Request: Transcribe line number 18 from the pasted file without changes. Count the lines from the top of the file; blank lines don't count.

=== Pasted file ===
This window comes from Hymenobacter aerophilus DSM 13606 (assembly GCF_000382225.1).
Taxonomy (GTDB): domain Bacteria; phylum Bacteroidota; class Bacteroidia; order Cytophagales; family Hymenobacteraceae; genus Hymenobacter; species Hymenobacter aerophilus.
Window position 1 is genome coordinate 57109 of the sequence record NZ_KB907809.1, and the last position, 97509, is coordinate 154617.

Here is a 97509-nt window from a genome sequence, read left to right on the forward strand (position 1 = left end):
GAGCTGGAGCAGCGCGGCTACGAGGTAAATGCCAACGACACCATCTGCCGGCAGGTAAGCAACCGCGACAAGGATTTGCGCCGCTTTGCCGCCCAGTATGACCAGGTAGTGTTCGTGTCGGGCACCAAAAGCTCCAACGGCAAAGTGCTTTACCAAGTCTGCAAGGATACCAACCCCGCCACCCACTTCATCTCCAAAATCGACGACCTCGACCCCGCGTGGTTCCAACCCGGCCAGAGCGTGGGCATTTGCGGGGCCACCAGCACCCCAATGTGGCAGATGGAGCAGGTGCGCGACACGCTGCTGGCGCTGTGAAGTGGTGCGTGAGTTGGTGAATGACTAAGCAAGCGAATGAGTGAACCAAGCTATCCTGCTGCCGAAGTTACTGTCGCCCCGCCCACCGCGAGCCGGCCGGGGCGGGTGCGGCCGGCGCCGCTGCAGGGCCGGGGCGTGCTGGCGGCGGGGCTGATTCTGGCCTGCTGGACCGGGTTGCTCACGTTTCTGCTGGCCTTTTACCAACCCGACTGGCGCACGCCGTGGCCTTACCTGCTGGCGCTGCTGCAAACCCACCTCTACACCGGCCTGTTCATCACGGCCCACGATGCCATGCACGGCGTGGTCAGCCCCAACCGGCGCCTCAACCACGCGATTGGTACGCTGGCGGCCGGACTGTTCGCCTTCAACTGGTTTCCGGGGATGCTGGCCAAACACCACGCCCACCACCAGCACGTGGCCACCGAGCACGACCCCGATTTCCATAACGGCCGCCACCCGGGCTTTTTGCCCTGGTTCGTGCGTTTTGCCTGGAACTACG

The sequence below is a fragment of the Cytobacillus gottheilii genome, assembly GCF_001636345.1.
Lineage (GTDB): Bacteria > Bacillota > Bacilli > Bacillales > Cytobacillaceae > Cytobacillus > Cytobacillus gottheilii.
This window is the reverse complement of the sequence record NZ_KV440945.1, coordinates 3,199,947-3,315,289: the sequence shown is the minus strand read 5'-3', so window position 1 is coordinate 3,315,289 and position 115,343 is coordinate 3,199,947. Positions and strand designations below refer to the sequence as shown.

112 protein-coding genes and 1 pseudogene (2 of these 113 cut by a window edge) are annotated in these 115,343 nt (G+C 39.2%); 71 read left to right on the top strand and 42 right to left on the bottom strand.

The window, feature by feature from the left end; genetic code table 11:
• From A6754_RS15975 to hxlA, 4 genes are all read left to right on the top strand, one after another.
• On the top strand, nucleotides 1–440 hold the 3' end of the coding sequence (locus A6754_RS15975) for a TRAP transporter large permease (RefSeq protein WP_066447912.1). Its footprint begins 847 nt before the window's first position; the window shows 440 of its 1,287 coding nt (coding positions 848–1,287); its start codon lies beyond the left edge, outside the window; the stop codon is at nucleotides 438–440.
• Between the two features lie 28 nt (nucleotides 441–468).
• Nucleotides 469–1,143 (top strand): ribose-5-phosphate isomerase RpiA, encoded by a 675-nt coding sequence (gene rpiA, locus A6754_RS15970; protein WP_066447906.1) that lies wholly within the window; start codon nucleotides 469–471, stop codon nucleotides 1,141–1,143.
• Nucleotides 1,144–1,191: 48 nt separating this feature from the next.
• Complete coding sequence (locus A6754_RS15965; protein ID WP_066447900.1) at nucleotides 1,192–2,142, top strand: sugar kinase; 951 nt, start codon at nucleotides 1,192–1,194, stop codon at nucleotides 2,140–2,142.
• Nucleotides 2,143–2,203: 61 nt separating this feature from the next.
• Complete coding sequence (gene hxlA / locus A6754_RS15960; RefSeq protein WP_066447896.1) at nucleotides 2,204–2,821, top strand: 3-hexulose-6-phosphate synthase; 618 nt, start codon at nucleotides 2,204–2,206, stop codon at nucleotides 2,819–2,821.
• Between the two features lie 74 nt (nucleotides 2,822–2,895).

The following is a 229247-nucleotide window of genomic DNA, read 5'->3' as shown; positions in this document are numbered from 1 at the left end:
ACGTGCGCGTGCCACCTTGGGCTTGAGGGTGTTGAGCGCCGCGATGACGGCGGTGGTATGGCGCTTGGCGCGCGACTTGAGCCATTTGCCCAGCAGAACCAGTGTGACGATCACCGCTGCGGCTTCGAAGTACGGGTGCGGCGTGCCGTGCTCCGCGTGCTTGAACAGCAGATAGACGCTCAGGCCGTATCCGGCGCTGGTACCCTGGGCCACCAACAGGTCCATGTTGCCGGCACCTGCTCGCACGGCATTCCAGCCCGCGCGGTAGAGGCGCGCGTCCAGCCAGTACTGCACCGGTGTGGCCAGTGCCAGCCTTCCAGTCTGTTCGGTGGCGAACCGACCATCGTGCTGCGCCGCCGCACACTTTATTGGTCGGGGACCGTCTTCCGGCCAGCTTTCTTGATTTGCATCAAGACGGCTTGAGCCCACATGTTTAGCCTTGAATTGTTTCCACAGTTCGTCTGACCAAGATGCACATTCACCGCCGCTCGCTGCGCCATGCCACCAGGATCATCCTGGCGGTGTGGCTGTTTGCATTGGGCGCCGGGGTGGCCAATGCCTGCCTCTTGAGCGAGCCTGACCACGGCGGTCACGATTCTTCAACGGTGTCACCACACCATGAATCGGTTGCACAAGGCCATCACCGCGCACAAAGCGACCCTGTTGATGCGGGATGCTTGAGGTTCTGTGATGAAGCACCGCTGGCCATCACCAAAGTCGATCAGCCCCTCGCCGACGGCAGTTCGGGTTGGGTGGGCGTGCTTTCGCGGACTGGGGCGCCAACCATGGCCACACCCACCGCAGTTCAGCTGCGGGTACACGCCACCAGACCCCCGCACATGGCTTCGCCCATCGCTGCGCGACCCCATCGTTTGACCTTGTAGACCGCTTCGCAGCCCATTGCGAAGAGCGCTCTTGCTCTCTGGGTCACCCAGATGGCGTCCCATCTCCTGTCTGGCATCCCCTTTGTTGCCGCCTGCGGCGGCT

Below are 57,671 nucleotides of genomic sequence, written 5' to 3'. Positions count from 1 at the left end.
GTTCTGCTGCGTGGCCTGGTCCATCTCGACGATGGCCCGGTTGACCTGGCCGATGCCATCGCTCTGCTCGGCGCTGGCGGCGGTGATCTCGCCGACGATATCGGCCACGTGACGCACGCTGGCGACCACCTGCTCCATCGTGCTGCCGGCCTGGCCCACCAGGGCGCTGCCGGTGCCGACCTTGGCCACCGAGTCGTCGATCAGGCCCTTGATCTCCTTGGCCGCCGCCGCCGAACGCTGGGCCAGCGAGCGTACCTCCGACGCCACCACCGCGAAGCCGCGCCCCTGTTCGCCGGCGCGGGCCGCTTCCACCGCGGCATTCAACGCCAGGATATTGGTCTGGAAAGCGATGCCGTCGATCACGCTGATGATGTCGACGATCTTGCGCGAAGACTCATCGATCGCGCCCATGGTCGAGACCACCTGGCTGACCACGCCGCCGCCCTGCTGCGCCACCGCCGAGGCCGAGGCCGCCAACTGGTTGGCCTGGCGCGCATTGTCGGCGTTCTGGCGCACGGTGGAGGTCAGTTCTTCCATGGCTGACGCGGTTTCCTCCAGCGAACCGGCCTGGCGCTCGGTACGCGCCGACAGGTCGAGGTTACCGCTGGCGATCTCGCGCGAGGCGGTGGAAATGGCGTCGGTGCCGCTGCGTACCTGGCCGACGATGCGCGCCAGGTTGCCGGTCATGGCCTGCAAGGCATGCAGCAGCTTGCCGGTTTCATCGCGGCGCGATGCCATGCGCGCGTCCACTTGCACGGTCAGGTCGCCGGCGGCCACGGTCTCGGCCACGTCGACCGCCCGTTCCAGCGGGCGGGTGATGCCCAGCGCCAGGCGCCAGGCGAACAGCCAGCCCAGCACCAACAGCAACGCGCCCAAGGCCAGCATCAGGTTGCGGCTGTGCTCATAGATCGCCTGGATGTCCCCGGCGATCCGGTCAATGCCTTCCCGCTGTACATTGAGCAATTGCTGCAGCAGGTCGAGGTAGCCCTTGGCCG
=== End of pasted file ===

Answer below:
• Complete coding sequence (gene hxlA / locus A6754_RS15960; RefSeq protein WP_066447896.1) at nucleotides 2,204–2,821, top strand: 3-hexulose-6-phosphate synthase; 618 nt, start codon at nucleotides 2,204–2,206, stop codon at nucleotides 2,819–2,821.